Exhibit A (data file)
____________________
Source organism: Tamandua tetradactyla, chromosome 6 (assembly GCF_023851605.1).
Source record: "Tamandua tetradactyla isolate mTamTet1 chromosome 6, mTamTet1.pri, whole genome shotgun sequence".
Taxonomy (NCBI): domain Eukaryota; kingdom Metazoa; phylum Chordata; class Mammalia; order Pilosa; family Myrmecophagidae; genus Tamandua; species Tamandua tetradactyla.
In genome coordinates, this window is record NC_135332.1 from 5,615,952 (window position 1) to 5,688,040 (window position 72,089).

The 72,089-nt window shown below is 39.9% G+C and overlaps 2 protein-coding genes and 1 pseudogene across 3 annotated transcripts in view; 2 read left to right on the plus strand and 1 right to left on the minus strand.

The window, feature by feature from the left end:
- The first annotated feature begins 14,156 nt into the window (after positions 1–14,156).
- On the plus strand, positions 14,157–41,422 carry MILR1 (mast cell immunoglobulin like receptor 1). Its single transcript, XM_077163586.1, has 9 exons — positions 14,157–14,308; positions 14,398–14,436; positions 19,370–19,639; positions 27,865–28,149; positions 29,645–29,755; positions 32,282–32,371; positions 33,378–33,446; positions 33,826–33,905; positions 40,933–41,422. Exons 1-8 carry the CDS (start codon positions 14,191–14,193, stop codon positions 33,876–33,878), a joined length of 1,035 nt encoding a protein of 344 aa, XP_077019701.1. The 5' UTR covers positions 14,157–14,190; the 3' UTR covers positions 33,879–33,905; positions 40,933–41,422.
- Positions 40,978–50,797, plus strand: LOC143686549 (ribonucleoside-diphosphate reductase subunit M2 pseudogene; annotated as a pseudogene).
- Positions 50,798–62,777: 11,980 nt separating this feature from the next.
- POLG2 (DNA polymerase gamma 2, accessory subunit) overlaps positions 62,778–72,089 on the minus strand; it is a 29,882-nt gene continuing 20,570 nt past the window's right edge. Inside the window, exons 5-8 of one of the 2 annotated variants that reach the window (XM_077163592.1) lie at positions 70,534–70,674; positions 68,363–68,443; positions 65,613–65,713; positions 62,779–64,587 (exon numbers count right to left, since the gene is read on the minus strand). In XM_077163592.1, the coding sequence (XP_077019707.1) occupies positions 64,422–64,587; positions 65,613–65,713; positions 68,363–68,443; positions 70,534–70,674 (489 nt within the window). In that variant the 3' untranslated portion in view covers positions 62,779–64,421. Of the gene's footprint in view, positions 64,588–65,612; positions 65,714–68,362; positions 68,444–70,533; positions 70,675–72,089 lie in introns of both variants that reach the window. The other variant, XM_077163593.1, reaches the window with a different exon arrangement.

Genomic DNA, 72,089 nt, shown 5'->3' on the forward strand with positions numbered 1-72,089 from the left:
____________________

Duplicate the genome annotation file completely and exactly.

Source organism: Tamandua tetradactyla, chromosome 6 (assembly GCF_023851605.1).
Source record: "Tamandua tetradactyla isolate mTamTet1 chromosome 6, mTamTet1.pri, whole genome shotgun sequence".
Taxonomy (NCBI): domain Eukaryota; kingdom Metazoa; phylum Chordata; class Mammalia; order Pilosa; family Myrmecophagidae; genus Tamandua; species Tamandua tetradactyla.
In genome coordinates, this window is record NC_135332.1 from 5,615,952 (window position 1) to 5,688,040 (window position 72,089).

The 72,089-nt window shown below is 39.9% G+C and overlaps 2 protein-coding genes and 1 pseudogene across 3 annotated transcripts in view; 2 read left to right on the plus strand and 1 right to left on the minus strand.

The window, feature by feature from the left end:
- The first annotated feature begins 14,156 nt into the window (after positions 1–14,156).
- On the plus strand, positions 14,157–41,422 carry MILR1 (mast cell immunoglobulin like receptor 1). Its single transcript, XM_077163586.1, has 9 exons — positions 14,157–14,308; positions 14,398–14,436; positions 19,370–19,639; positions 27,865–28,149; positions 29,645–29,755; positions 32,282–32,371; positions 33,378–33,446; positions 33,826–33,905; positions 40,933–41,422. Exons 1-8 carry the CDS (start codon positions 14,191–14,193, stop codon positions 33,876–33,878), a joined length of 1,035 nt encoding a protein of 344 aa, XP_077019701.1. The 5' UTR covers positions 14,157–14,190; the 3' UTR covers positions 33,879–33,905; positions 40,933–41,422.
- Positions 40,978–50,797, plus strand: LOC143686549 (ribonucleoside-diphosphate reductase subunit M2 pseudogene; annotated as a pseudogene).
- Positions 50,798–62,777: 11,980 nt separating this feature from the next.
- POLG2 (DNA polymerase gamma 2, accessory subunit) overlaps positions 62,778–72,089 on the minus strand; it is a 29,882-nt gene continuing 20,570 nt past the window's right edge. Inside the window, exons 5-8 of one of the 2 annotated variants that reach the window (XM_077163592.1) lie at positions 70,534–70,674; positions 68,363–68,443; positions 65,613–65,713; positions 62,779–64,587 (exon numbers count right to left, since the gene is read on the minus strand). In XM_077163592.1, the coding sequence (XP_077019707.1) occupies positions 64,422–64,587; positions 65,613–65,713; positions 68,363–68,443; positions 70,534–70,674 (489 nt within the window). In that variant the 3' untranslated portion in view covers positions 62,779–64,421. Of the gene's footprint in view, positions 64,588–65,612; positions 65,714–68,362; positions 68,444–70,533; positions 70,675–72,089 lie in introns of both variants that reach the window. The other variant, XM_077163593.1, reaches the window with a different exon arrangement.

Genomic DNA, 72,089 nt, shown 5'->3' on the forward strand with positions numbered 1-72,089 from the left: